One issue I've found when syncing Git directories is they include a lot of files, which seems to slow down syncing significantly. For now, I usually just exclude the
.git directory altogether. However, this is less than ideal for local-only repos.
I'm sure I could find a way to bundle my Git folders automatically and unbundle them when I want to work on them, however it would be ideal if there was a flag that did this automatically... basically something that could compress/decompress Git repos on-the-fly. Maybe use a special file extension similar to how
--links works. There is probably a native way to do this through go-git as well so that you could unbundle them manually if needed.
See here for a related discussion on native submodule support in bundles:
I can't imagine I'm the only one with this challenge, so I'd love to hear others input on maybe other ways they've dealt with the issue or see if this is a feature worth requesting.
This is an example of a more general problems - directories with lots and lots of files in are very slow...
I could imagine an rclone backend which (using some heuristic) used something like
zip to bundle up certain directories.
I'm not sure I understand your idea though because I'm not familiar with git bundles
I suppose that would make it more robust, though I'm not that familiar with how the backends work.
I found out about Git bundling when I was looking for possible solutions for the issue. It essentially bundles a Git repo into a single file:
I could really care less if it is using the native bundling or a more robust backend option. I just hope there is a flag to unbundle or uncompress as well. If using compression with Tar, Gzip might make the most sense since it is already included with the compress remote, but I'm wondering if Zstandard might be an option as well, or if you've already done some benchmarks.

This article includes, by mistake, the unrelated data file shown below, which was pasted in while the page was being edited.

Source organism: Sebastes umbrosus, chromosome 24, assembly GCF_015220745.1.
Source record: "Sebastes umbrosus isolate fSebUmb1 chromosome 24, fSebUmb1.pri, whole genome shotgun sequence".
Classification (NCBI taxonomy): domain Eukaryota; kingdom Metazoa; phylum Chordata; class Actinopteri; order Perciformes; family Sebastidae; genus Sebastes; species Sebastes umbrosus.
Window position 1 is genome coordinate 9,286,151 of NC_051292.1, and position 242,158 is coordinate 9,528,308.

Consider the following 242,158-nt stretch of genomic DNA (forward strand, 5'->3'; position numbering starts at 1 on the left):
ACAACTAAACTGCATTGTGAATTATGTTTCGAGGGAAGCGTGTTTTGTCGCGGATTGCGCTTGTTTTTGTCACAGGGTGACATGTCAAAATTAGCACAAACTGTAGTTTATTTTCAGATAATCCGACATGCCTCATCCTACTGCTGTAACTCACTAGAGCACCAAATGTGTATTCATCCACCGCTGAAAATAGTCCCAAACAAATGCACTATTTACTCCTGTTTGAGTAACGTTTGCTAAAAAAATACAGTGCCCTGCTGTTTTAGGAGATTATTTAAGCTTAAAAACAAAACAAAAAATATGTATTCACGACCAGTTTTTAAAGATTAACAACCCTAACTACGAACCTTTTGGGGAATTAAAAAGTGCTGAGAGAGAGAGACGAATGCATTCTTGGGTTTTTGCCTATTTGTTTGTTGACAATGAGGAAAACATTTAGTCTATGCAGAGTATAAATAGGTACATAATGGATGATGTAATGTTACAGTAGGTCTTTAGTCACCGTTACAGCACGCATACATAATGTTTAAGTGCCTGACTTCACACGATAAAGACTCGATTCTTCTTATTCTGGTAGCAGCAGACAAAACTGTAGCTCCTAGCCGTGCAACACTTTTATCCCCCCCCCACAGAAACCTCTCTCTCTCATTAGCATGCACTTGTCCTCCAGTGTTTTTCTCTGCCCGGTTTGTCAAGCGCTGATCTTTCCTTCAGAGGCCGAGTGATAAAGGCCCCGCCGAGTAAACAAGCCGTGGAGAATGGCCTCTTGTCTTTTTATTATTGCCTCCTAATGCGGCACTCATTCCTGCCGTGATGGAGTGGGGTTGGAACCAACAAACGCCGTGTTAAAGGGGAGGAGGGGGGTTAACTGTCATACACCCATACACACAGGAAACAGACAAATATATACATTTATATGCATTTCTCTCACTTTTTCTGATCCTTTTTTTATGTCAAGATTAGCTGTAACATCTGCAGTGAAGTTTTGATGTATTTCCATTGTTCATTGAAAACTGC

I'm wondering if a --compress-* flag would be too complex using the same structure as filtering, includes and excludes, and how naming would work... e.g. you have a directory named
remote:bundle that you wan't bundled, but you already have an archive at
remote:bundle.tar.gz.. would probably make the most sense to bundle it in the directory name, such as
I think for this particular use case, you'd probably better off with a bit of scripting to bundle and unbundle the git repo.
In the general case syncing to a
.tar file is very difficult so an auto bundling backend would be very hard without some hints from the user I think.
Thanks for the update! I'm open to providing hints and can imagine a few ways of doing so, but understand your time is valuable. Unfortunately, I don't have the time or expertise right now to explore submitting a PR myself for something as challenging as this.
I would be happy to create a more general proposal for creating archives based on hints—I kind of imagine something similar to
--include for archiving and how
--links work for extraction—but I imagine you probably already have a solution in mind that would be better if you find the time.
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